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Bailouts Can Turn a Profit for Central Banks 

Andreas Utermann 

Global View 


The lender of last resort plays a critical—yet ultimately profitable—role in the face of banking or sovereign-debt crises, writes Global CIO Andreas Utermann.
While the costs of financial crises are all too evident in debtor markets, how much do bailouts really cost creditor countries? The question is particularly pertinent in light of the recent German Constitutional Court hearings regarding the legality of the ECB’s¹ outright monetary transactions and the renewed concern that Greece may require further financial assistance.

Just as banking crises tend to entail transfers of risk from the private to the public sector, sovereign debt crises involve supranational bodies such as the IMF² or, in the case of the European debt crisis, the ECB. Attention, though, tends to focus on the headline numbers involved – the money at risk – much more than on the likely, or indeed ultimate, net cost to the provider of financial support.

It is instructive to reflect on those net costs in OECD³ countries and to distinguish between governmental interventions – such as guarantees, equity stakes or nationalisation of institutions – and central bank activity – such as liquidity support, loans or asset purchases – as lenders of last resort.

Evidence for government guarantees and equity ownership is mixed, though costs generally prove less onerous than initially feared:
During the Nordic Banking Crisis in the early 1990s, the net cost to Finland was around 9 per cent of its GDP4 – somewhat less than the 13 per cent gross fiscal cost.
The US Treasury’s stake in AIG yielded a USD5 5 billion gain, and its investments in Citigroup and Bank of America a further USD 4.5 billion.
In the UK, the government’s investment in Lloyds Banking Group is now close to breakeven. The government made a GBP6 5 billion profit on RBS’s participation in the Asset Protection Scheme.

By contrast, the record of central banks as a lender of last resort is better, with bailouts typically ending up profitable:
The Hong Kong Monetary Authority bought HKD7 118 billion of assets 1998, including a 10 per cent stake in HSBC. It eventually made a gain of HKD 90 billion.
The US Treasury’s stake in AIG yielded a USD5 5 billion gain, and its investments in Citigroup and Bank of America a further USD 4.5 billion.
The Fed’s¹ purchase of nearly USD 30 billion of Bear Stearns assets in 2008 generated USD 6.6 billion. Fed loans to and asset purchases from AIG added USD 17.7 billion.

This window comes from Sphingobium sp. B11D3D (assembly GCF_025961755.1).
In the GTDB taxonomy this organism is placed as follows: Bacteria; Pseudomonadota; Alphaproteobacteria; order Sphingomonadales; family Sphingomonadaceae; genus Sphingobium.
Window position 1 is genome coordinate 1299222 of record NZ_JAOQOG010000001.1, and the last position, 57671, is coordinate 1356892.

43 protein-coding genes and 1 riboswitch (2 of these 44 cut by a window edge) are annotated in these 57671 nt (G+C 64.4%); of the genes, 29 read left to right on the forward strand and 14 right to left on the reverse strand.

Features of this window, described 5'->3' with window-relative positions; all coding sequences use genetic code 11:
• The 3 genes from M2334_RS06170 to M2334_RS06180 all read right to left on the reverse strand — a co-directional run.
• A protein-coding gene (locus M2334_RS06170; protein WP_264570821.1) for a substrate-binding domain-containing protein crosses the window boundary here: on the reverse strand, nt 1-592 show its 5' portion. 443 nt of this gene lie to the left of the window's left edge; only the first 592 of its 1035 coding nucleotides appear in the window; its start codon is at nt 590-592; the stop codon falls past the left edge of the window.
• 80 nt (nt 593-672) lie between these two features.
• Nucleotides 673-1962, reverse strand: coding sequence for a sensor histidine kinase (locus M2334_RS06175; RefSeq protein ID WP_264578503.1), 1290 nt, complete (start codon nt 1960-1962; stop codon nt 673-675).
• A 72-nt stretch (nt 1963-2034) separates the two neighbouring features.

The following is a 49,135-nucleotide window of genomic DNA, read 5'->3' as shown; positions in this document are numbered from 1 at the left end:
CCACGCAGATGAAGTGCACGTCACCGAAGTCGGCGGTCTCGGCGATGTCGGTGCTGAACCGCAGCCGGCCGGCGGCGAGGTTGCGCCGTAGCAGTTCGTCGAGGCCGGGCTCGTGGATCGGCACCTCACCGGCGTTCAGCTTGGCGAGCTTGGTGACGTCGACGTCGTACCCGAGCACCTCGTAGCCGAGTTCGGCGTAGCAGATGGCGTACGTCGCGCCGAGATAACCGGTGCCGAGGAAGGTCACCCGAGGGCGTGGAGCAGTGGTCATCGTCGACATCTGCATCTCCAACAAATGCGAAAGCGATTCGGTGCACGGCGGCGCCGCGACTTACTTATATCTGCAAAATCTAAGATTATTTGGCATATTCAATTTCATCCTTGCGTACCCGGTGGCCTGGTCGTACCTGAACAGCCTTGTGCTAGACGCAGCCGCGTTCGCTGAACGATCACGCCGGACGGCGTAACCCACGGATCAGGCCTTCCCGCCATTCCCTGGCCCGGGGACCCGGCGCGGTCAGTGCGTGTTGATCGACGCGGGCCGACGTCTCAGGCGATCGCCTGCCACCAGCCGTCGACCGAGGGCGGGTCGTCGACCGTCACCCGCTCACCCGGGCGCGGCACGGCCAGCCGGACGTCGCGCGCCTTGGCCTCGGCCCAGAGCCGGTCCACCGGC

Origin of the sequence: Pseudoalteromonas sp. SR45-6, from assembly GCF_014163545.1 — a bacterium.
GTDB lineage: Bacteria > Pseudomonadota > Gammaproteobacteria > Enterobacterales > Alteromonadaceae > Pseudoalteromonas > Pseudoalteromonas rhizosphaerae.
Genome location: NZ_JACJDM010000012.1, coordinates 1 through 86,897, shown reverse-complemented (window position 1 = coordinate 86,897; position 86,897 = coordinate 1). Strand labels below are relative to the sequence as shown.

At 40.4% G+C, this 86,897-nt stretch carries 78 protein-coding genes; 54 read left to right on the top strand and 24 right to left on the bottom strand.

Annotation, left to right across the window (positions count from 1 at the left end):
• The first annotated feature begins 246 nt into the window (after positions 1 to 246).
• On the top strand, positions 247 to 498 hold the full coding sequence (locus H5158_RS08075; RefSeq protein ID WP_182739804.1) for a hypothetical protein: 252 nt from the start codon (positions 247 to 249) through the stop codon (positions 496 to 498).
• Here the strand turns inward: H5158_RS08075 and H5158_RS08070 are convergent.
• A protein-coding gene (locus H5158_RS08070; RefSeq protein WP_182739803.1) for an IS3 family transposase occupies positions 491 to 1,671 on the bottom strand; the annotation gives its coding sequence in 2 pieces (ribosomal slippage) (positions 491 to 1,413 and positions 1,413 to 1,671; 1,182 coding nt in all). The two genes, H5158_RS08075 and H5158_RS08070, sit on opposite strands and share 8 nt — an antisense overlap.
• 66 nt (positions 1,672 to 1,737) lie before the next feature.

The BOE’s² Special Liquidity Scheme generated GBP 2.3 billion. Likewise, the BOE’s Asset Purchase Facility, which has accumulated more than GBP 31 billion, is expected to result in net gains in all but one of its published scenarios.
The ECB acquired EUR³ 276 billion in assets between 2009 and the end of 2011. These programmes should generate a net gain of EUR 70-80 billion.

Viewed in this light, the lender of last resort plays a critical yet ultimately rofitable role in the face of banking or sovereign debt crises. Should Greece require further financial assistance involving public participation for the first time, then at least some of the cost would be made good by the proceeds of the ECB’s earlier programmes. If this was better understood, then perhaps the popular opposition to, and the public discourse on, bailouts would be tempered.
The material contains the current opinions of the author, which are subject to change without notice. Statements concerning financial market trends are based on current market conditions, which will fluctuate. References to specific securities and issuers are for illustrative purposes only and are not intended to be, and should not be interpreted as, recommendations to purchase or sell such securities. Forecasts and estimates have certain inherent limitations, and are not intended to be relied upon as advice or interpreted as a recommendation.


Allianz Global Investors Distributors LLC, 1633 Broadway, New York NY, 10019-7585,, 1-800-926-4456.


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